Sunday, November 28

Fertilizer shortages can lead to a spring flurry on North America’s farms – archyde

Nov. 24 (Reuters) – A global nitrogen fertilizer shortage is driving prices to record levels, causing North American farmers to postpone purchases and increasing the risk of a spring scramble to apply the plant nutrient before the planting season.

Farmers use nitrogen to increase corn, canola and wheat yields, and higher fertilizer costs could lead to higher meat and bread prices. Continue reading

World food prices hit a 10-year high in October, led by spikes in grains like wheat and vegetable oils, according to the United Nations Food Administration. Continue reading

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The Arctic explosion in Texas in February and Hurricane Ida in August disrupted US fertilizer production. Then the prices for natural gas, an important input factor for nitrogen production, rose in Europe due to the high demand and the low supply. Global urea prices topped $ 1,000 per ton for the first time this month, according to BMO Capital Markets. Russia and China have curbed exports.

In the United States, there is enough nitrogen fertilizer supply for pre-winter applications, said Daren Coppock, CEO of the US Agricultural Retailers Association. Spreading fertilizer before winter reduces farmers’ spring labor.

But with prices this high, some farmers delay their purchases and risk a scramble for supplies during their busiest time of year, Coppock said.

Global fertilizer sales were $ 53 billion in 2020, and prices are at least 80% higher so far this year, according to Argus Media.

Typically, MKC, a Kansas agricultural cooperative, sells fertilizers to farmers for upfront payment that are delivered months later, reassuring farmers of an important expense.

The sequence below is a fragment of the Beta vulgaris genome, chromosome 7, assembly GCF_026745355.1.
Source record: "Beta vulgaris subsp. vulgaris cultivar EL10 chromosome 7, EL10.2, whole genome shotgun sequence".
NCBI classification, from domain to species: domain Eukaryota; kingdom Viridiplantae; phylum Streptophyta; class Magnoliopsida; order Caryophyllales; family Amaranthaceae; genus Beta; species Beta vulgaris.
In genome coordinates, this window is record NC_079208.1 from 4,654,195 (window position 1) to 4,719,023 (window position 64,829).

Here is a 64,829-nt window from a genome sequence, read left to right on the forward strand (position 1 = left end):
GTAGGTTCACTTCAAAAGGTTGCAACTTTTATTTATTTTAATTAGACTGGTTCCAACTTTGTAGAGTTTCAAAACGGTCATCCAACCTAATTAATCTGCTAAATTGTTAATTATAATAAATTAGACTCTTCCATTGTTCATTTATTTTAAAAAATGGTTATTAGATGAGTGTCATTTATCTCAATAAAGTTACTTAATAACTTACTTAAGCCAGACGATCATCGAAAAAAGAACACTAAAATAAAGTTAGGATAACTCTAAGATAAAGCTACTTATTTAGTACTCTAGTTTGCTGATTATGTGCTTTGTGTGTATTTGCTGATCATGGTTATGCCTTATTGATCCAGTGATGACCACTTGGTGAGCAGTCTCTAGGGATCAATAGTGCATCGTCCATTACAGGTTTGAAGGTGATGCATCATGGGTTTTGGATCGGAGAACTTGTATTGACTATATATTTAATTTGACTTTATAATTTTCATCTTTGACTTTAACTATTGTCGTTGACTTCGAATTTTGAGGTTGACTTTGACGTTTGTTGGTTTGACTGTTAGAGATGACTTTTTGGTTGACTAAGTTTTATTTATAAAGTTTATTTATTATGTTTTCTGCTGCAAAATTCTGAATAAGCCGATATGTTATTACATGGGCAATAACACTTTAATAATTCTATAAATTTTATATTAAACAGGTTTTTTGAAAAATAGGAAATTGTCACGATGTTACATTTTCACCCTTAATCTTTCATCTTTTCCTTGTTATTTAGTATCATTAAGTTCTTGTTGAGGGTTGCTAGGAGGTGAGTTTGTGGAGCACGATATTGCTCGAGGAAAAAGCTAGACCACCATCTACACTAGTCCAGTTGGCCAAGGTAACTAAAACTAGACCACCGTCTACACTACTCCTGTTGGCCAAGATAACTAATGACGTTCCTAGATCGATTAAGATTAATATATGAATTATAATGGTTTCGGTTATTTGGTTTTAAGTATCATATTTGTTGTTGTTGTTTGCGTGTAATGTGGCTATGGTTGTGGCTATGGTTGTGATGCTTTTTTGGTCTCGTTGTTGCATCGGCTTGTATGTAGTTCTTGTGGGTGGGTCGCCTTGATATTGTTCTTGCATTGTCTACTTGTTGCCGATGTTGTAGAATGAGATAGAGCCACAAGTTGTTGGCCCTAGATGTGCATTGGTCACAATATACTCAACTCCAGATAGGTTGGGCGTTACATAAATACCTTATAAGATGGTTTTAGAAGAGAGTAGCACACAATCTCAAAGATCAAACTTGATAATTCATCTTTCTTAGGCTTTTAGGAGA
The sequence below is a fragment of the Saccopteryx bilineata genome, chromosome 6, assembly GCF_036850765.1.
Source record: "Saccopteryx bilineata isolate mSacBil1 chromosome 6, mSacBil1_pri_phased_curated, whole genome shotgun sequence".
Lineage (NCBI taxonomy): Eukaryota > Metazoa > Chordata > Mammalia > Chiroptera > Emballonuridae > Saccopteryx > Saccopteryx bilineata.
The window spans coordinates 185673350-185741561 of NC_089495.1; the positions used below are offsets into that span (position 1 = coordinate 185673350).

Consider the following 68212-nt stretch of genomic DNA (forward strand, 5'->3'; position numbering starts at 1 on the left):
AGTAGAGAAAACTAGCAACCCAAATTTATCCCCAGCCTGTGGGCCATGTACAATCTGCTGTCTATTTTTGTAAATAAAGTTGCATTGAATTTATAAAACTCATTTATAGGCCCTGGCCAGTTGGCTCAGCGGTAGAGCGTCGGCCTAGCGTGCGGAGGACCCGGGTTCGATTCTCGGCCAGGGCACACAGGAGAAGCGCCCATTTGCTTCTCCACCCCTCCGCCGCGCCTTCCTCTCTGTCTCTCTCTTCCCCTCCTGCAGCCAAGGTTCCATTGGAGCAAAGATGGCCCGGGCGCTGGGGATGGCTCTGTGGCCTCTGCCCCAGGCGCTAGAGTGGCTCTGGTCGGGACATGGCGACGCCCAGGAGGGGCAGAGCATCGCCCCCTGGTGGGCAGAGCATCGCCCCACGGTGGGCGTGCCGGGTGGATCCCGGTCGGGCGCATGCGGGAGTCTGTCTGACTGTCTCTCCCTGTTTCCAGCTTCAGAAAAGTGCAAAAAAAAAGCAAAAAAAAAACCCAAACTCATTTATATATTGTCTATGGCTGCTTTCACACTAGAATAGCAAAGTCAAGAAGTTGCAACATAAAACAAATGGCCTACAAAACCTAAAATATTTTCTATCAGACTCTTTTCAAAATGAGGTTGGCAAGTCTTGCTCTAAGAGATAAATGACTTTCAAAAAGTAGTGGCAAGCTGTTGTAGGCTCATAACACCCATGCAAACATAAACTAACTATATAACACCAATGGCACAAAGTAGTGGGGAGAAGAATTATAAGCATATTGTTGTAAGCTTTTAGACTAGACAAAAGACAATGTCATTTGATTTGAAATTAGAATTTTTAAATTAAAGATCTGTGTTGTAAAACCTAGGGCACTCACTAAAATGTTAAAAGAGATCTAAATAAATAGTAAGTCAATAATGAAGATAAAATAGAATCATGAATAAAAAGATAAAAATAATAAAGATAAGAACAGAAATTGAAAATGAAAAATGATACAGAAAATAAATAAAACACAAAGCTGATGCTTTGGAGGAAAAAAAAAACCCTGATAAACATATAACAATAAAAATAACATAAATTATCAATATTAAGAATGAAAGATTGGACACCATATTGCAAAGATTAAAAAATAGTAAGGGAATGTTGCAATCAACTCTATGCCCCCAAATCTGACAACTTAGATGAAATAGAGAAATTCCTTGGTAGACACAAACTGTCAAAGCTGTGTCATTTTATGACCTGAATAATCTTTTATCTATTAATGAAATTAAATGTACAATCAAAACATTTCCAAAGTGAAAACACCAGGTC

In light of the rising prices, MKC has reduced its prepaid sales out of caution.

“They just don’t know what the price will be. That has put many retailers in a difficult position, ”said Troy Walker, director of retail fertilizers at MKC.

If fertilizer purchases are postponed until spring, there is a risk of further overloading the supply chain as farmers rush to spread fertilizers and seeds during a tight window of time.

“There will be a lot of people who will wait and see,” said Coppock. “(But) if everyone crawls to get enough in the spring, someone’s corn won’t be covered.”

Wisconsin farmer Jim Zimmerman decided to take a bite of the bullet and secure all of his manure for spring this year.

“I’m worried about next year prices,” Zimmerman said. “It could get worse.”

Nutrien Ltd (NTR.TO), the US’s largest agricultural supplier, has secured less than usual nitrogen fertilizer for spring supplies because manufacturers are making less available, said Jeff Tarsi, the company’s senior vice president of retail. Selling to farmers will likely come closer to spring than usual, he said.

The only nitrogen product that is becoming scarce in North America is urea ammonium nitrate (UAN), said Kreg Ruhl, manager of phytonutrients for the Illinois-based Growmark agricultural cooperative. UAN is a liquid form that is convenient for farmers to use.

The US International Trade Commission is conducting an anti-dumping investigation against UAN from Russia and Trinidad and Tobago at the request of the US manufacturer CF Industries (CF.N).

Importers are reluctant to book deliveries until 2022 as they may have to pay retroactive tariffs if CF wins the case, Ruhl said.

Farmers could reduce their fertilizer needs by growing more soybeans and less corn, but little evidence suggests that many plan to do so.

The U.S. Department of Agriculture predicts that U.S. corn plantations will decrease from 93.3 million acres in 2022 to 92 million acres in 2021.

Waiting until spring to buy fertilizers could disappoint some farmers, said Matt Conacher, senior fertilizer manager at Federated Cooperatives Limited, a Canadian wholesale seller.

“My advice is if you can get your fertilizer now, do this.”

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Reporting by Rod Nickel in Winnipeg; Additional reporting from Julie Ingwersen in Chicago; Editing by Caroline Stauffer and Lisa Shumaker

Our standards: The Thomson Reuters Trust Principles.


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